Once again, Moscow is winking at a long-shot breakaway movement in the U.S.
On a sunny late September day, a trio of tourists gathered on Moscow’s Red Square. Well-dressed, carrying a Russian flag, the visitors bunched in front of the Kremlin’s walls to snap a selfie. Like so many others before, the man taking the photo, Louis Marinelli, took to his Twitter account, and shared the shot for the world.
But Marinelli wasn’t your average American tourist, and neither were his friends. That weekend, Marinelli was ensconced in a conference room in the capital, where he delivered a speech for an unusual cause: the secession of California from the United States. “As not only a representative of the nation of California, but also as the founder and the leader of the independence movement as recognized by the state of California itself, it is my honor to speak on behalf of my people at this conference on the right of self-determination,” Marinelli told his audience. “Our campaign exists to explain why we should free ourselves from the shackles of statehood, and instead embrace the freedoms of nationhood.”
Marinelli, 30, was an unlikely messenger for the “Calexit” cause. He doesn’t live in California. He lives in Yekaterinburg—about 1,000 miles from Moscow—with his Russian wife. But it was not surprising that he had found a platform for his YesCalifornia movement in Moscow. Secession is a popular topic here—as long as it’s from someone else’s country. The Dialogue of Nations Conference, which attracted separatist-minded contingents from Ireland, Spain and Italy, was hosted by a man named Alexander Ionov, whose group had used money from the Kremlin to pay the travel expenses of one of Marinelli’s pals from Red Square: Nate Smith. Smith is one of the leaders of Texas Nationalist Movement that’s pushing to—you guessed it—break away from the United States.
The strategic advantage of making an argument for the secession of an American state to an audience in central Moscow is hard to gauge; after all, it’s voters in the States who would decide this matter. But the value to Russian interests seems more obvious, at least in the estimation of the leader of a separate and competing California secession movement, who actually lives in the state.
“YesCalifornia isn’t a Californian movement,” said Jed Wheeler, the general secretary of the California National Party. “YesCalifornia is a movement whose optics are all designed for a Russian audience to reinforce [Vladimir] Putin, by talking about…how terrible America is, and reinforcing [the idea that] Putin is this great guy who is admired all over the world.”
While the conference was going on, of course, the Kremlin-led hacking campaign against the Democratic National Committee was having its effect on the American presidential election, a provocation that has unwound relations between Moscow and Washington (with the exception of the president-elect) to their lowest levels since the pre-Gorbachev days. Since the election, while Washington (again with the exception of the president-elect) debates what the response should be for Russia’s meddling in the American political process, Marinelli and his handful of supporters are flaunting their ties with Russia, or at least the ones they hope to build. To that end, in mid-December, Marinelli held a news conference, helpfully covered by the state-run RT television station, declaring the opening of a “California Embassy” in Moscow.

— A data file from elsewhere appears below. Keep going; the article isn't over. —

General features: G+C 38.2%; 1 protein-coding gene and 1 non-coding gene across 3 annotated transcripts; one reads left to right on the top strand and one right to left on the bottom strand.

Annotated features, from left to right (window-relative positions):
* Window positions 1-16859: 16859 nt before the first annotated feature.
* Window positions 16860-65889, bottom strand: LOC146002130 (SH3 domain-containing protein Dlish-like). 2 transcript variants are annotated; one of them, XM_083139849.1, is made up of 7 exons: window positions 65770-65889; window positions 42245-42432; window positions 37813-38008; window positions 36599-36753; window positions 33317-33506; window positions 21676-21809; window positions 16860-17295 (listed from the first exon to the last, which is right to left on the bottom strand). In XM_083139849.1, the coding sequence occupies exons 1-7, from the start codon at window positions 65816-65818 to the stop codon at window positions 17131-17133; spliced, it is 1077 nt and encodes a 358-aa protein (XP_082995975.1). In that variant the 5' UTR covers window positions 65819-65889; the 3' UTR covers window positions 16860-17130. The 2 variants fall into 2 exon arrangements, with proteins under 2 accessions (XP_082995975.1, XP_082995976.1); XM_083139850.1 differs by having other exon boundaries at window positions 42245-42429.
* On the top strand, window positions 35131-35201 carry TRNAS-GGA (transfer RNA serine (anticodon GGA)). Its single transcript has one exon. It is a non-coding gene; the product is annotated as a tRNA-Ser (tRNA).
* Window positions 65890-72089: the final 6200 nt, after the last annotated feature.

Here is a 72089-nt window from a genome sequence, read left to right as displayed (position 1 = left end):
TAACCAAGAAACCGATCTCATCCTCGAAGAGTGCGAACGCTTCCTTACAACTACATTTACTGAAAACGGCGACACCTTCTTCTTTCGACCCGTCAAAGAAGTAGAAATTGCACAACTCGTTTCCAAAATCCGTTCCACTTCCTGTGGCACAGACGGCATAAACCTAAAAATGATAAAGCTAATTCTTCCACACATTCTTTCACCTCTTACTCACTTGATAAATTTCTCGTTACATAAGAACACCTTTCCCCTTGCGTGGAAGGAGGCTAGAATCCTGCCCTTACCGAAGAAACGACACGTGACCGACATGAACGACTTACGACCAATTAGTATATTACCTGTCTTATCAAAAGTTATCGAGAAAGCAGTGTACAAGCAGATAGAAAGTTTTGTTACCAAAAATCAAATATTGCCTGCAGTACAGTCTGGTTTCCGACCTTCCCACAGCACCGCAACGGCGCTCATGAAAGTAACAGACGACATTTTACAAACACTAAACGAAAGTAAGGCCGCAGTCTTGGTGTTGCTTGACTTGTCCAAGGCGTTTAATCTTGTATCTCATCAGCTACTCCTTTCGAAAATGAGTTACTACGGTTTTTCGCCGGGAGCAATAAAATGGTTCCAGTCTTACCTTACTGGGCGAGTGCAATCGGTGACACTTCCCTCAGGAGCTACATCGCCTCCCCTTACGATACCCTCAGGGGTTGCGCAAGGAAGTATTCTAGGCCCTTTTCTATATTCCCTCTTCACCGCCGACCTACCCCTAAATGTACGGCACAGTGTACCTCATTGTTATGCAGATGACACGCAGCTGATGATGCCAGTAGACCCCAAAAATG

It would be easy to dismiss all this as nonsense driven by publicity-hungry amateurs, but people who know the Russian political playbook say winking at these fringe movements—and even giving them a boost—is a part of a very real strategy. Not only is this a way of puffing Russia’s domestic claims at turmoil in the U.S., but it fits firmly within the Kremlin’s modus operandi of cultivating fringe groups in the West—including, most especially, those who would fracture the United States in a reprise of the Soviet Union’s demise, over a quarter-century later.
Marinelli is by no means the first North American separatist who’s caught Moscow’s eye. In the late 1960s, the Kremlin considered cultivating Quebec separatists to further its own geopolitical ends, but eventually opted for more conventional means during the Cold War. For the past few years, however, those close to Moscow—including those whose books remain assigned to students at Russia’s General Staff Academy—have been constructing ties with white ethno-state separatists: the same brand that backed Donald Trump with such fervor in the presidential election. Recently, Russia’s gaze has fallen primarily upon Texas. As POLITICO Magazine found in mid-2015, actors tied to the Kremlin had begun cultivating links with higher-ups at the Texas Nationalist Movement, the most prominent separatist group in Texas. Russian backing for the cause ranges from meetings in St. Petersburg to chat about secession to Russian bots tweeting exhortations to “Free Texas!” There are even instances of local Russian officials barking calls to arm Mexico to reclaim territory lost to the U.S. (The second-most-popular Texas secessionist Facebook page, with its mangled English and Russian grammatical constructs, may well be a Kremlin Astroturf operation.)